Education, Demand and Unemployment in Metropolitan America

the second quarter of 2009, U.S. GDP has nosed upward—yet unemployment rates
haven’t budged. To understand the cause of this discrepancy, Brookings analysts
explore the relationship
between unemployment rates and educational attainment in America’s largest
metro areas, both before and since the Great Recession. (While the
researchers collected Census and Bureau of Labor Statistics data for all 366
U.S. metropolitan areas, the report mainly focuses on the largest 100 of these.)
Unsurprisingly, analysts found that cities with decently educated workforces boast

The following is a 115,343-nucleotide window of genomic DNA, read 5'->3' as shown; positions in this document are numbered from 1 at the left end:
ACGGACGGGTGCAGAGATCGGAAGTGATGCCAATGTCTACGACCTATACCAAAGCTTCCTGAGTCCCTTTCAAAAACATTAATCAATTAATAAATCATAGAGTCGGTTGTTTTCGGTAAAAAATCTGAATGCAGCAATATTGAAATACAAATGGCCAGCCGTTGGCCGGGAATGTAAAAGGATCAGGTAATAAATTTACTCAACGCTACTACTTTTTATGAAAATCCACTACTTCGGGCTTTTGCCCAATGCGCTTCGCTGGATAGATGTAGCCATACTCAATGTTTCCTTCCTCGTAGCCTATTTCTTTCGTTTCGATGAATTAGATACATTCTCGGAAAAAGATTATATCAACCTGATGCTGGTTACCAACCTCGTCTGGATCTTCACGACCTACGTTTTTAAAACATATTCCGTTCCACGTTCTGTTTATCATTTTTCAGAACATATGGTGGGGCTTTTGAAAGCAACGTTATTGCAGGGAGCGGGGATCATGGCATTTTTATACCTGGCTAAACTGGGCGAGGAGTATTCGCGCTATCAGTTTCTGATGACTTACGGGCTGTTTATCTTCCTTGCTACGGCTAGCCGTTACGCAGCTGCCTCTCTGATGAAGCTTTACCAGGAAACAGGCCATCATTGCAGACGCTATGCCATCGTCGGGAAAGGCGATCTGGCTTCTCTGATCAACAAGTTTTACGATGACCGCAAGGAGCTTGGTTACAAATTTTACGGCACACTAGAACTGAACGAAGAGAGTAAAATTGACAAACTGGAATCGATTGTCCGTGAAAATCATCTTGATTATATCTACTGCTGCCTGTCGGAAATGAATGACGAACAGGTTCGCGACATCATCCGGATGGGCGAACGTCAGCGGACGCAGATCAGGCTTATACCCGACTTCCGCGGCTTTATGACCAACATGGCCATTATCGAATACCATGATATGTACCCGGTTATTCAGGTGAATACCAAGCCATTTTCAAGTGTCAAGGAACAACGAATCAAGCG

a lower unemployment rate than those with large “education gaps” (between the
average schooling of the workforce living there and the average schooling
needed to perform the jobs of the metro area). Madison, WI (home of Wisco), for
example, has the lowest education gap of the largest 100 metro areas and only a
5.3 percent unemployment rate. Yet, in Modesto, CA, a city with one of the widest
education gaps, the unemployment rate is 16.7 percent. Anyone skeptical of the
role education plays in defining a city’s economic viability should take a
gander at these pages. And it wouldn’t hurt for recent college graduates on the
job hunt (and willing to move) to do the same.

Jonathan Rothwell and Alan Berube, “Education,
Demand, and Unemployment in Metropolitan America
” (Washington, D.C.:
Metropolitan Policy Program at the Brookings Institute), September 2011.

Matt Kyle is a Ohio Policy & Research Intern at the Thomas B. Fordham Institute